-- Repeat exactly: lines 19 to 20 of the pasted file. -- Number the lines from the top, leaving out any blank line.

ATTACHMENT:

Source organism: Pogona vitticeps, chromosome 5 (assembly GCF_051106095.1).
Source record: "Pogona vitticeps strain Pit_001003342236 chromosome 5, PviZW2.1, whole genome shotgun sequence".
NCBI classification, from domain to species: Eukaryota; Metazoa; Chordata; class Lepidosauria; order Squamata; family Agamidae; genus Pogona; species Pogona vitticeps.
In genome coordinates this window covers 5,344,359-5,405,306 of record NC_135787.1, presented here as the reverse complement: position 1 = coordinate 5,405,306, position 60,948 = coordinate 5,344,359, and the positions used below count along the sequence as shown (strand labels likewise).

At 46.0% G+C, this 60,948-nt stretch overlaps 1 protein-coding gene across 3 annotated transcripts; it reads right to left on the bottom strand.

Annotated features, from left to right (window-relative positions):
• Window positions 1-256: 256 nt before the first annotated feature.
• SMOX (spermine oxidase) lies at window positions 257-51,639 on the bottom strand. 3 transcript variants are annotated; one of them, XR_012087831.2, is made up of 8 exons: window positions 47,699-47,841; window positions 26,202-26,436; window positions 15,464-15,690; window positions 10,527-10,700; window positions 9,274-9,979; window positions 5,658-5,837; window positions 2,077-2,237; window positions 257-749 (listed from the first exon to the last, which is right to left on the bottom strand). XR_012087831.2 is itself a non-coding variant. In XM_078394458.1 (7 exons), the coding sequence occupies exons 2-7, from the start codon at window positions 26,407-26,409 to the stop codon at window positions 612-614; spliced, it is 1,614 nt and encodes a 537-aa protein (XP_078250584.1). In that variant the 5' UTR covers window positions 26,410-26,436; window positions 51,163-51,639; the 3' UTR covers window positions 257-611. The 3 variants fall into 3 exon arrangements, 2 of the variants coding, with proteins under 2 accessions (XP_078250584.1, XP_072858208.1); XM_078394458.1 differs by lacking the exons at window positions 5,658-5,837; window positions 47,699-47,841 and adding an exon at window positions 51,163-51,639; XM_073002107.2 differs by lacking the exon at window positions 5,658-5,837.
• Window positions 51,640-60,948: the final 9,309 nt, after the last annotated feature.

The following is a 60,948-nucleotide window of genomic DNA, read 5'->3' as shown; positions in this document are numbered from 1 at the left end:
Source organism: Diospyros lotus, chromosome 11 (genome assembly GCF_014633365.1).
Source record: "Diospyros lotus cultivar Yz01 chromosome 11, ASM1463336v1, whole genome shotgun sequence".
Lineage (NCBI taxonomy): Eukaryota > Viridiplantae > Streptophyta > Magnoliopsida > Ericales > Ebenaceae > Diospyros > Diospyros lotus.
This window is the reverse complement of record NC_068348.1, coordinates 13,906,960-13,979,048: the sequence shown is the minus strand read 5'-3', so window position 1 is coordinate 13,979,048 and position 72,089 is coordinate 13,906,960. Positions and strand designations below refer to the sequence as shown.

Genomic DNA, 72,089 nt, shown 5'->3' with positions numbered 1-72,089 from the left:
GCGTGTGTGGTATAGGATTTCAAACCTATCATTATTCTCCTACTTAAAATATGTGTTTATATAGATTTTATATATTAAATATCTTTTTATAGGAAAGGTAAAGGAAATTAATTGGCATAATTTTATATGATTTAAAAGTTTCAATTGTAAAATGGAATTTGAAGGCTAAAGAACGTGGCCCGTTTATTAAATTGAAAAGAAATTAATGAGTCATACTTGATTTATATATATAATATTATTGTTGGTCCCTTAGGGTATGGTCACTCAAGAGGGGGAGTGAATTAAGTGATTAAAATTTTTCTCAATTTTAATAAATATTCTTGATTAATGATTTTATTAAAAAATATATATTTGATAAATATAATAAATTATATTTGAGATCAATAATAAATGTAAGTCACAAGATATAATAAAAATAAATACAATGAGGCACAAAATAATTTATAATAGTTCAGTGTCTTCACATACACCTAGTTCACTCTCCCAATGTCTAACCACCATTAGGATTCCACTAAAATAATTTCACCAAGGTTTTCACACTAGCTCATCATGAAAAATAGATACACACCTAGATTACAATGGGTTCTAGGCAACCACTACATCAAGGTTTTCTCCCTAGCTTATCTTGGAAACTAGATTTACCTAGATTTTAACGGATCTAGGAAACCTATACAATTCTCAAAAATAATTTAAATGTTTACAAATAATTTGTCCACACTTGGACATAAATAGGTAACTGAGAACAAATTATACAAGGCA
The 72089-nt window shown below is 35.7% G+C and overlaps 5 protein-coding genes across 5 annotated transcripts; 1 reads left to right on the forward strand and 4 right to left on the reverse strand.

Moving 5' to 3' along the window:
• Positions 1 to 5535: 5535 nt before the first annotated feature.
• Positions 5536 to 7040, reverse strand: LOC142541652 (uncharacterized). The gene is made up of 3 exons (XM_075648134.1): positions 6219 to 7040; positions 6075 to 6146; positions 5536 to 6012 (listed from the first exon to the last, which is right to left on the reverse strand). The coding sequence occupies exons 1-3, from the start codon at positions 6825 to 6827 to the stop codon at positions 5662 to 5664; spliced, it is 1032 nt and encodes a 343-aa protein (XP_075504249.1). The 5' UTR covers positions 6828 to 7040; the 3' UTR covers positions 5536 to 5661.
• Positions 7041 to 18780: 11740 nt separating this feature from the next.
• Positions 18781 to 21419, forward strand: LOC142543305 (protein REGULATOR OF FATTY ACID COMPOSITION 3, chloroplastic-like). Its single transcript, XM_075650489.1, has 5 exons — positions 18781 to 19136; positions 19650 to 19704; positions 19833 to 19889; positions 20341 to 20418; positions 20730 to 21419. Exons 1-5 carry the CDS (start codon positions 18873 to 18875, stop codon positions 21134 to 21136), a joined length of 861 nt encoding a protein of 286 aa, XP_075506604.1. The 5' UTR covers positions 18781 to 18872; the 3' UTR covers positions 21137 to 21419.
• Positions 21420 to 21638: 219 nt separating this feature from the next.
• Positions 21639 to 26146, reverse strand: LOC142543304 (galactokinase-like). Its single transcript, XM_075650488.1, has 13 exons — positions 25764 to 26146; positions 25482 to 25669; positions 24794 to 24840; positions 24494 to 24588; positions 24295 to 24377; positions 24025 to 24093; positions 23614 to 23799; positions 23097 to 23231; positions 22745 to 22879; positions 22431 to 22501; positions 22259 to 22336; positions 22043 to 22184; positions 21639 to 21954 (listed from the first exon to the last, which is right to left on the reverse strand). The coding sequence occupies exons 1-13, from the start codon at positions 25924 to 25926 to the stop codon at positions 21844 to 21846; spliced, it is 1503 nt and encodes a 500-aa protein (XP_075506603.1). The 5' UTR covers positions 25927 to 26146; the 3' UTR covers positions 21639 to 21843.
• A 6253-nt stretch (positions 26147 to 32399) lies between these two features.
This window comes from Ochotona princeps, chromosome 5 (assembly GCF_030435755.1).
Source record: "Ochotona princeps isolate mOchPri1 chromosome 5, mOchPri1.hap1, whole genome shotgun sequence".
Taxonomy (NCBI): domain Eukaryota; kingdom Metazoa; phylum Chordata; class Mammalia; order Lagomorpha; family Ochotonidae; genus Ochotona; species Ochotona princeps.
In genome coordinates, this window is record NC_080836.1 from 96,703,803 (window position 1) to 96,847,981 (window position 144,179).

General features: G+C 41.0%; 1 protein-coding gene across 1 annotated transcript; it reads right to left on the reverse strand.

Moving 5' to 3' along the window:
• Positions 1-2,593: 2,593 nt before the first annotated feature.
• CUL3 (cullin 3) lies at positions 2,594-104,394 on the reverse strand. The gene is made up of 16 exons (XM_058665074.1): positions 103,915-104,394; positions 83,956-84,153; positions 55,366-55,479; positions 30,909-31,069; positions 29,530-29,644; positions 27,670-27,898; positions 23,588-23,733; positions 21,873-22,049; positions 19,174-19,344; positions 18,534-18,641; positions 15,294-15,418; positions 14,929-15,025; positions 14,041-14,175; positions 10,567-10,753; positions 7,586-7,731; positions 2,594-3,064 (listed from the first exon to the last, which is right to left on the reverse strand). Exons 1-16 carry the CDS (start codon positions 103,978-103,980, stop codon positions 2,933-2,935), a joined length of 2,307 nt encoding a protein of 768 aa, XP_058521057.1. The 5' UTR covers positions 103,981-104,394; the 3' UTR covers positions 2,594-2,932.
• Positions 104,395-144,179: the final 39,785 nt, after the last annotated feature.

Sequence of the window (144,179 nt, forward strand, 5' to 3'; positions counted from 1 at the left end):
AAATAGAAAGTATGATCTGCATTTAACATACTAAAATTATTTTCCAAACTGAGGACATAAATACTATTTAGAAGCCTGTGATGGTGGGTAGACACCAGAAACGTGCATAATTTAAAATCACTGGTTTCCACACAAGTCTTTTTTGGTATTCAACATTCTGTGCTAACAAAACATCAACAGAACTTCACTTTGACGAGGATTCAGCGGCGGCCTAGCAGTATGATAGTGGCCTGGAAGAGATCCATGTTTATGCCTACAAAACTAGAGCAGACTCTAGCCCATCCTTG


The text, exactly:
• Positions 1 to 5535: 5535 nt before the first annotated feature.
• Positions 5536 to 7040, reverse strand: LOC142541652 (uncharacterized). The gene is made up of 3 exons (XM_075648134.1): positions 6219 to 7040; positions 6075 to 6146; positions 5536 to 6012 (listed from the first exon to the last, which is right to left on the reverse strand). The coding sequence occupies exons 1-3, from the start codon at positions 6825 to 6827 to the stop codon at positions 5662 to 5664; spliced, it is 1032 nt and encodes a 343-aa protein (XP_075504249.1). The 5' UTR covers positions 6828 to 7040; the 3' UTR covers positions 5536 to 5661.